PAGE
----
A hand painted photography backdrop can add an extra layer of interest and intrigue to your photos. Not only are they a beautiful addition to any photo, but they can also be a great way to show off your personality and style. Plus, they’re really easy to make!
In this tutorial, I’ll show you how to create a simple hand painted backdrop using just some paint and paper. So gather your supplies and let’s get started!
- Create decorative faux finishes and sponge painting effects
- Perfect for stippling, staining, and various surfaces
- Compatible with acrylics, oils, watercolors, and more
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Creating a Painted Photography Backdrop: A Top Tip for Durability Using Acrylic Paint
Acrylic paint is a true marvel. First of all, you can use it on almost any surface. Wood, hardboard, plastic, cloth, glass, you name it.
Second, it has an incomparable covering power. You can paint it on top of another paint without worrying too much about preparing the surface.
Third, acrylic paints are water-soluble. Different oil-based paints involve the use of powerful solvents. But with acrylic, you can clean your hands and paintbrushes with any soap. To thin out the acrylic paint, add some water.
Acrylic paint also becomes water-resistant when dry. I love to shoot tea and coffee splashes. To do that, I need a background that can survive litres and litres of spilt liquid.
I took a sheet of hardboard, painted it with acrylic paint. And I didn’t even bother with a topcoat. The only background I’ve ever ruined during my work was one I bought from a ‘professional’.
When drying, acrylic paint forms a film. This is water-resistant and quite durable.
The only thing you should be careful with are fresh and frozen berries.
Their juice may leave unpleasant spots on a white surface. It’s easier to repaint than remove. But in a majority of cases, acrylic paint is resistant to stains. Even if you do not use any topcoat.
Another great thing about acrylic paint is that it comes in a variety of shades and tones. You can mix any colors you want!
You can also create smooth gradients from one color to another with incredible ease. Or merge two colors, creating a natural-looking texture.
How to Paint a Light DIY Background
One of my favourite examples of the latter is adding a bit of grey to my white background. Shooting on a pure white background (like a large sheet of paper, for example) can be quite tricky. Especially if you are working with natural light and don’t have complete control of your lighting.
Having a bit of texture will improve your background. It conceals small flaws of lighting, giving you more time to work on your composition.
How to Paint a Dark DIY Photography Background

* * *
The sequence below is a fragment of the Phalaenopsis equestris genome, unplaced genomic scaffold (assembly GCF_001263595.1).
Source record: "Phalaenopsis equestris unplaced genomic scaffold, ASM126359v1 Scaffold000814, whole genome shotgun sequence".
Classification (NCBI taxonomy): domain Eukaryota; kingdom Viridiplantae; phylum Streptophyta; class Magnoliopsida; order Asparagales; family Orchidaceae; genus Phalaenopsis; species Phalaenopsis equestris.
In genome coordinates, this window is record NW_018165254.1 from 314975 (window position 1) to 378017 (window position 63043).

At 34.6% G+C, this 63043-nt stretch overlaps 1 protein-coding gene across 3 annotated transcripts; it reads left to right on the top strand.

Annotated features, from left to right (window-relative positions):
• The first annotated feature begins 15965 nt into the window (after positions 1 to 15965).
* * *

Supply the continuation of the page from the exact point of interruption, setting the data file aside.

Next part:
I often add some lighter spots to my dark backgrounds. For example, shades of blue on a black surface. This gives the finished image a very natural feeling.
Even the empty areas have an interesting texture. This keeps the viewer engaged while their eyes move from one point of interest to another.
To do that, paint your background with a color you like. For example, take black as a base color. While it’s still wet, add some spots of another, lighter color. I prefer dark shades of blue.
Place some color spots here and there. Merge the colors together, trying to retouch the edges. Don’t mix them into a uniform color.
I recommend using sponges for that instead of paintbrushes. This way, you won’t get the typical texture with stripes that paintbrushes produce.
It’s also much easier to control the process of merging colors together. Make sure you wear gloves. That way, you won’t have to wash the paint from your hands and nails.
Create an Outer Space Background Theme
To create a starry background, use black as a base color and add spots of blue, purple and red.
Blend the colors together. Let it dry. Then add some splatters of pure white.
It’s an easy way to create a fantastic space background!
It may look a bit boring in the process. But as soon as you add ‘stars’, it’ll pop.
Imitate the Texture of Concrete With Hand Painted Backgrounds
Concrete textures are beautiful. Especially if you pair them with something tender like flowers or desserts.
Real concrete is cheap, but a pain to work with. Many of us don’t have the strength or desire to lift a surface that heavy.
A lightweight surface with the texture of concrete is a dream come true. It’s one of my most favourite backdrops to work with!
It looks gorgeous in photos, and it’s easy to make.
Get some acrylic paint, hardboard, disposable gloves and wood putty with a putty knife. Mix different shades of the same color and pour a small amount of each one in the middle of the surface.
For a concrete imitation, I prefer to use white acrylic paint as a base. I mix it in several different cups with black toner to get different shades of grey.
You can use the same approach and create a darker or more vibrant version.